The first FEMA GRAS list (confusingly called GRAS 3) featured flavor ingredients used by the U.S. flavor industry in the 1950s. The list was dominated by the history of an industry that had only just started to use modern analytical techniques to investigate the flavor components of natural foods. This is not to suggest that the chemicals displayed a complete ignorance of nature, essential oil analysis using traditional techniques was well established and there had also been a few adventurous forays into natural food analyses, most notably of raspberries. That said, GRAS 3 reflected more than anything else a research establishment understandably dominated by chemical synthesis. Analytical research using GC/MS techniques took off like a rocket in the sixties and the next GRAS lists were naturally flooded by these discoveries. This trend was further emphasized by the highly influential West German flavor regulations which allowed immediate use of nature identical chemicals unless they were specifically prohibited. It is interesting to note that, in spite of the tsunami of new chemicals identified in nature, traditional chemical research also continued unabated alongside. Much of this chemical research was based on solid common sense.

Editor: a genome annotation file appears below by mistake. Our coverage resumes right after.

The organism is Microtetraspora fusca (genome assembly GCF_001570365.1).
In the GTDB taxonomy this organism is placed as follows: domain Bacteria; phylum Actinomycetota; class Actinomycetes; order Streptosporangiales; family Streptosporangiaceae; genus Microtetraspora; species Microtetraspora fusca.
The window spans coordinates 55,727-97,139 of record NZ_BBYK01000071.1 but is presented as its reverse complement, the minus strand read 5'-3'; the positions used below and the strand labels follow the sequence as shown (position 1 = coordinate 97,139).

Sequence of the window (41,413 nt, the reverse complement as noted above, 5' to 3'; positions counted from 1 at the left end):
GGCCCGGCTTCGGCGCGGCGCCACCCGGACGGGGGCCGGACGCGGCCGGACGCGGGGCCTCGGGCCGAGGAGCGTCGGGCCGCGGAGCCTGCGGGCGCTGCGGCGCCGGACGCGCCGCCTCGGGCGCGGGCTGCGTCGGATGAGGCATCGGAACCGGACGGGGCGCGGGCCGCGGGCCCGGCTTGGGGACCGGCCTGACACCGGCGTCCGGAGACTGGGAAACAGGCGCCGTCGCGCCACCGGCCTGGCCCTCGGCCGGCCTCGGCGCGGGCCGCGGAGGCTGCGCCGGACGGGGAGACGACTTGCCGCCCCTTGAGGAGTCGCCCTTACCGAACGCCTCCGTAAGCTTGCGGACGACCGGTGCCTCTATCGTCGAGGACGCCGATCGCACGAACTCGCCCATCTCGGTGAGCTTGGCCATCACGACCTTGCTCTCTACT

A good example was the discovery of furan-based sulfur chemicals during coffee analyses. This discovery opened up a whole new field of related chemicals, many of which subsequently proved to be useful and found in nature. There were two other solid reasons for the continuation of traditional chemical research in the seventies. Firstly, it is not very easy to encourage a large R&D structure to radically change direction on a dime. Secondly, traditional chemical research yielded a number of real commercial “silver bullets” on the functional fragrance side, such as iso-E-Super.
This combination of analytical and chemical research resources continued to be fruitful well into the nineties but the returns were steadily diminishing. Refining techniques to discover chemicals present in foods at levels that were orders of magnitude lower did not reveal so many intriguing new raw materials. Rather, it revealed that many foods contained many of the same chemicals, just at vastly different levels. Efforts to analyze unusual and exotic plants were also interesting but also did not do much to tilt the playing field. Techniques to analyze natural foods in a more natural state using less intrusive techniques provided very helpful quantitative information to flavorists but also did not reveal many novel chemicals.